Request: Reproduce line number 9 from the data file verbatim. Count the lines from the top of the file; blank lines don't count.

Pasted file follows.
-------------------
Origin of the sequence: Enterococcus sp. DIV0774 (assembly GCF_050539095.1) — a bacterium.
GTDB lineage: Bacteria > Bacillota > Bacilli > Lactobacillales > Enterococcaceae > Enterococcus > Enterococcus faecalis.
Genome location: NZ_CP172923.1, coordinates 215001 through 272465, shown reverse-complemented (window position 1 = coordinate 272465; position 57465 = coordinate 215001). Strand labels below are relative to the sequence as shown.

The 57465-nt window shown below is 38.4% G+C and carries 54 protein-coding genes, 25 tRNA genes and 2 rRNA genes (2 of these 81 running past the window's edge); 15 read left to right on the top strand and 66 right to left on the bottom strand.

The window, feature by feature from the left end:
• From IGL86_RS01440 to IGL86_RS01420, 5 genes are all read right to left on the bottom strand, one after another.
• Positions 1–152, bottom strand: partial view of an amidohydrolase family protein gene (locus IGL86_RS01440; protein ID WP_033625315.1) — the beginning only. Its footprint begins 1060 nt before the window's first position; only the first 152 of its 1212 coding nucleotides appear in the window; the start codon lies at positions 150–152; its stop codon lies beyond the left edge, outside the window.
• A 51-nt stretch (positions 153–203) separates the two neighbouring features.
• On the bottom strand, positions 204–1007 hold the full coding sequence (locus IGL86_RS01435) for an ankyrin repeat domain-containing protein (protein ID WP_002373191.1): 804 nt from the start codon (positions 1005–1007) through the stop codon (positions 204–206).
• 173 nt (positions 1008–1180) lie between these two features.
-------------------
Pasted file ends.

• On the bottom strand, positions 204–1007 hold the full coding sequence (locus IGL86_RS01435) for an ankyrin repeat domain-containing protein (protein ID WP_002373191.1): 804 nt from the start codon (positions 1005–1007) through the stop codon (positions 204–206).